When your first reaction to the end of a season is, “thank heavens that’s over” you know it’s been a bad one.

It all started reasonably well with City, without ever looking totally convincing on the pitch, managing to grind out wins before the late Autumn slump from which they never really recovered, despite the odd glimmer of something other than mediocrity in the first few games under David Wagner.

Wagner will have a huge amount to prove next season, but deserves to be judged on a squad of his own choice, not someone else’s.

Off the pitch the season headed steadily downhill too, with the complete breakdown of what little relationship had ever existed between Dean Smith and the fans before his dismissal in January, and an increasing level of introspection from those in power as the ongoing stand-off with the local media saw news from within the club limited to self-produced and unchallenging videos which become the standard way of 'communicating' with supporters.

Five years ago, the stated long-term plan was for City to consistently be one of the top 26 clubs in the country, and the intervening period saw two seasons in the Premier League, but on Monday City ended their season in the bottom half of one of the weakest Championships for years, and inevitably many questions are being asked.

For some, the decline stems from the sacking of Daniel Farke, for others the abandonment of a stated policy of installing a club-wide system of play which could survive changes of manager, while there are many more who point to poor recruitment over several transfer windows.

Of course, there are many targets for justified criticism, but for me the problem goes much deeper than individuals, because on the journey of the last few years the club has lost much more than its standing on the pitch; it has lost its identity.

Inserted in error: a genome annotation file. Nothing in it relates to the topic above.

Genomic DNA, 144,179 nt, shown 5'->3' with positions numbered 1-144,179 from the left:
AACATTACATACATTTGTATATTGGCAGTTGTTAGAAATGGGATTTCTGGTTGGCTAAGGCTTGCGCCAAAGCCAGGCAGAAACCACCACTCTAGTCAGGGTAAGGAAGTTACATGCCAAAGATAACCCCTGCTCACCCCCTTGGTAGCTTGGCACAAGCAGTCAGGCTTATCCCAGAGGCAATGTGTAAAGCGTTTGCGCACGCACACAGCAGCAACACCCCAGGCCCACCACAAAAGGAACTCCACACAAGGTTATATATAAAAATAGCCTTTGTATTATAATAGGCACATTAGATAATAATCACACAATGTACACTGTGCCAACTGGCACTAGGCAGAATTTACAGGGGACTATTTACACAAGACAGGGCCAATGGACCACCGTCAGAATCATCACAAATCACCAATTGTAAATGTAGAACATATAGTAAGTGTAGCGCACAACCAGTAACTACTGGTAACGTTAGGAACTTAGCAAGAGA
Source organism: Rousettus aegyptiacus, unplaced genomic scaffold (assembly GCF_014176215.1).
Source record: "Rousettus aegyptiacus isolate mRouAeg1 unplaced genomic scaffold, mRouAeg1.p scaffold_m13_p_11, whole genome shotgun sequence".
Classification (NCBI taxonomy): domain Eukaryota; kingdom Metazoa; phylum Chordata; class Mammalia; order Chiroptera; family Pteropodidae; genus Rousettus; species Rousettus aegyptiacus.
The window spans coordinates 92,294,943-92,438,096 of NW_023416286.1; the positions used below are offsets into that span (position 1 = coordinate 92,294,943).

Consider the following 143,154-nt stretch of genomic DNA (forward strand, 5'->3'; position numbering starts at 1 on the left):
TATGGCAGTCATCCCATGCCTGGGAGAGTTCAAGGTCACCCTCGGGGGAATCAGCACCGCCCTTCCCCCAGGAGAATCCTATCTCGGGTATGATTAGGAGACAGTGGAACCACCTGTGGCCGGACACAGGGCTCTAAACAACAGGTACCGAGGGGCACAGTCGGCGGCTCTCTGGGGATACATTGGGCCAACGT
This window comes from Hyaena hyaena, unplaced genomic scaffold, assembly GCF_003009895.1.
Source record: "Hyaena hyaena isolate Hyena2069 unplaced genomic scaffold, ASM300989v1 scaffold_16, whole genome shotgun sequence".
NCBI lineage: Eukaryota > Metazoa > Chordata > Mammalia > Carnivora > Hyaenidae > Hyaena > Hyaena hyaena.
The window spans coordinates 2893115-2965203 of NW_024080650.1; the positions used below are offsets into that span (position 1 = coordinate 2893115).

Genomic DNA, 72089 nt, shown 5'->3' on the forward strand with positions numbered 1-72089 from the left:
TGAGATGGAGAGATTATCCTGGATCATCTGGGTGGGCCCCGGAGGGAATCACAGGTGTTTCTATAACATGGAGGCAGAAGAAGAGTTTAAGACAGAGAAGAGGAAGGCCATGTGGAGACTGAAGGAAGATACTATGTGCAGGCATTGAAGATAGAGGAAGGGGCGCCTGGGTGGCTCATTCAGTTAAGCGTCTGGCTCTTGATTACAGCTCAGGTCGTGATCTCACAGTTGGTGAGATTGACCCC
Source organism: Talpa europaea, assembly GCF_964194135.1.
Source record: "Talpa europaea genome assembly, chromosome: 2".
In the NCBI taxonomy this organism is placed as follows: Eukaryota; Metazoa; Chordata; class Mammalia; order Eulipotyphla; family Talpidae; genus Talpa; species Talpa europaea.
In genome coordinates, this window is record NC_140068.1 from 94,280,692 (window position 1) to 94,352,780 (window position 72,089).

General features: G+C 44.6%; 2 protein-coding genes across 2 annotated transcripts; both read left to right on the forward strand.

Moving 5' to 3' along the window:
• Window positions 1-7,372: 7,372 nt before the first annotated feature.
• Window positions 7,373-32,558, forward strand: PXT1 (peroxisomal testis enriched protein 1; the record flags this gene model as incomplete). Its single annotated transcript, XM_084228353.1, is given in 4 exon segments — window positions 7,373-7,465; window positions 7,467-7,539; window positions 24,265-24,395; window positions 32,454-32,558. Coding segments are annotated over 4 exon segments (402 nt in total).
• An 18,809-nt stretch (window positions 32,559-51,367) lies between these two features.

The world of football gets scarier for smaller clubs every year as the rich get richer and the financial gap between the Premier League and the Championship gets wider, and that makes it hard for a club with such limited resources as City to compete.

However, Luton Town and Coventry City are both in the play-offs, despite being smaller clubs, so that can’t be used as a justification for what has, in all honesty, been an abject failure this season.

The club may have become more modern off the field, but the ongoing loss of key staff, some of whom had been at the club for many years and really understood what makes it tick, is a worry and has coincided with the increasing air of insularity enveloping its upper echelons.

It's one thing to listen, but another to hear, and whereas fans felt themselves to be an integral part of the journey during the Farke era they have become increasingly disconnected and disenchanted.

Eastern Daily Press: Norwich City fans - a loyal bunch who want something more to cheerNorwich City fans - a loyal bunch who want something more to cheer (Image: Paul Chesterton/Focus Images Ltd)

Those in control can, of course, point to the sale of 20,000 season tickets and convince themselves that the silent majority are happy with the situation, but that would be dangerously complacent and unlikely to result in a reversal of the current trend.

Obviously, the level of involvement of Mark Attanasio has been shrouded in secrecy so far, but one would hope that he would be encouraging a no holds barred reassessment of how the club is operating.

Any business worth its salt has to be prepared to be brutally honest about its mistakes and to make changes in order to move forward, and consequently the upcoming interview with the local media will undoubtedly be one of the most important of Stuart Webber’s City career.

At the moment the club seems to be drifting both on and off the field. I’m sure there must be a strategy, but unless it’s made clear it will be impossible to get fans to buy into it. We need an identity again.